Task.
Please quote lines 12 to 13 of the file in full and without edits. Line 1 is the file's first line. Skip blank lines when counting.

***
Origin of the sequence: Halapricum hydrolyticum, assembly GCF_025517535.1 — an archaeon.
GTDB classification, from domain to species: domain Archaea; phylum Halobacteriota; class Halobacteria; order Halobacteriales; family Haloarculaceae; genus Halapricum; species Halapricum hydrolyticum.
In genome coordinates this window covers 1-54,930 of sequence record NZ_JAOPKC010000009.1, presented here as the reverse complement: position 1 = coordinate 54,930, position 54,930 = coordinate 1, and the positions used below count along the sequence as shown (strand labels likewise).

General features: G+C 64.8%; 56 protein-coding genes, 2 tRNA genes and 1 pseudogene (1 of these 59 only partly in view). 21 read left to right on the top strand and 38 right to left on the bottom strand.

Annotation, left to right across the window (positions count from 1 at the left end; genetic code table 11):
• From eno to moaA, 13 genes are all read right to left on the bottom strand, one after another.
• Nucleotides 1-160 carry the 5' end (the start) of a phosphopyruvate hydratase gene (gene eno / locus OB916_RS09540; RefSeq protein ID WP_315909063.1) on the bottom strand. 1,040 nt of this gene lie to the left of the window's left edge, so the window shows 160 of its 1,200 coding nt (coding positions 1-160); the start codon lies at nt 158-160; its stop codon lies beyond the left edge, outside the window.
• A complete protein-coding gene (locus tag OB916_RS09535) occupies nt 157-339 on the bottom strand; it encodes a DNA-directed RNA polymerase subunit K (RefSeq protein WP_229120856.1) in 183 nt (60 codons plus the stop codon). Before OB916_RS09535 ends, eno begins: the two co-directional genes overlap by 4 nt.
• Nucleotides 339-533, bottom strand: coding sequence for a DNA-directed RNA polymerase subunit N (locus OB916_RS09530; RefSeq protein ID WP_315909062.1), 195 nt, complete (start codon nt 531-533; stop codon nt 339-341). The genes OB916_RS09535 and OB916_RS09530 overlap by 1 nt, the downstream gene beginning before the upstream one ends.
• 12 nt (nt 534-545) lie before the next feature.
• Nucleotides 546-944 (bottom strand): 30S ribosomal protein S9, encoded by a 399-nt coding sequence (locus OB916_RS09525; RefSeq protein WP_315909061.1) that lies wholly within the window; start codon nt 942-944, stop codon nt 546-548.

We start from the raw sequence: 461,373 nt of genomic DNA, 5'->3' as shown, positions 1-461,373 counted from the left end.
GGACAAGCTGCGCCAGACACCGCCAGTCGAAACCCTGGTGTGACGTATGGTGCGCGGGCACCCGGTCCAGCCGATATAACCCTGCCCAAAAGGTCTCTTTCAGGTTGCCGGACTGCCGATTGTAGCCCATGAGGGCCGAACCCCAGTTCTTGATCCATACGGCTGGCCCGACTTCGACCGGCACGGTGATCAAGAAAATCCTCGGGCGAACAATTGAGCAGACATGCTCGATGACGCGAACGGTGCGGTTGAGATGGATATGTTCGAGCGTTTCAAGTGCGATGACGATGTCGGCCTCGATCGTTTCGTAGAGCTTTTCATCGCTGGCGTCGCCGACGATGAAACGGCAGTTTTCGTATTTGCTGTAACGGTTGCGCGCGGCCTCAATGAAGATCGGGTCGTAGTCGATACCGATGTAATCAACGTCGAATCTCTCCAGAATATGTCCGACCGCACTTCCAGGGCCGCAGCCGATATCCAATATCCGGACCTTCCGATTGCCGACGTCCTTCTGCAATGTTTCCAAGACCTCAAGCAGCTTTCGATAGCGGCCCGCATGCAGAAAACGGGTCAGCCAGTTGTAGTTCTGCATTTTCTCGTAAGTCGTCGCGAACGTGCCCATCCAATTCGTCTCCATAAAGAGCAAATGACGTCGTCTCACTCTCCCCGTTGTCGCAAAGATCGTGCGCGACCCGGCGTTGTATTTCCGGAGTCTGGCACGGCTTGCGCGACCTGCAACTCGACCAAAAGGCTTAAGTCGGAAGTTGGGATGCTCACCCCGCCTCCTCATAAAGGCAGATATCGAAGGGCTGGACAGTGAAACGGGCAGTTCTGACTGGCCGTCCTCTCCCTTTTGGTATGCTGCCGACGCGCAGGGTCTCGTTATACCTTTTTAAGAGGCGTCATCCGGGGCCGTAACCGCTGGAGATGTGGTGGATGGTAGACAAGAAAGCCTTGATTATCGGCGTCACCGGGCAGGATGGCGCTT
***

We start from the raw sequence: 461,373 nt of genomic DNA, 5'->3' as shown, positions 1-461,373 counted from the left end.
GGACAAGCTGCGCCAGACACCGCCAGTCGAAACCCTGGTGTGACGTATGGTGCGCGGGCACCCGGTCCAGCCGATATAACCCTGCCCAAAAGGTCTCTTTCAGGTTGCCGGACTGCCGATTGTAGCCCATGAGGGCCGAACCCCAGTTCTTGATCCATACGGCTGGCCCGACTTCGACCGGCACGGTGATCAAGAAAATCCTCGGGCGAACAATTGAGCAGACATGCTCGATGACGCGAACGGTGCGGTTGAGATGGATATGTTCGAGCGTTTCAAGTGCGATGACGATGTCGGCCTCGATCGTTTCGTAGAGCTTTTCATCGCTGGCGTCGCCGACGATGAAACGGCAGTTTTCGTATTTGCTGTAACGGTTGCGCGCGGCCTCAATGAAGATCGGGTCGTAGTCGATACCGATGTAATCAACGTCGAATCTCTCCAGAATATGTCCGACCGCACTTCCAGGGCCGCAGCCGATATCCAATATCCGGACCTTCCGATTGCCGACGTCCTTCTGCAATGTTTCCAAGACCTCAAGCAGCTTTCGATAGCGGCCCGCATGCAGAAAACGGGTCAGCCAGTTGTAGTTCTGCATTTTCTCGTAAGTCGTCGCGAACGTGCCCATCCAATTCGTCTCCATAAAGAGCAAATGACGTCGTCTCACTCTCCCCGTTGTCGCAAAGATCGTGCGCGACCCGGCGTTGTATTTCCGGAGTCTGGCACGGCTTGCGCGACCTGCAACTCGACCAAAAGGCTTAAGTCGGAAGTTGGGATGCTCACCCCGCCTCCTCATAAAGGCAGATATCGAAGGGCTGGACAGTGAAACGGGCAGTTCTGACTGGCCGTCCTCTCCCTTTTGGTATGCTGCCGACGCGCAGGGTCTCGTTATACCTTTTTAAGAGGCGTCATCCGGGGCCGTAACCGCTGGAGATGTGGTGGATGGTAGACAAGAAAGCCTTGATTATCGGCGTCACCGGGCAGGATGGCGCTT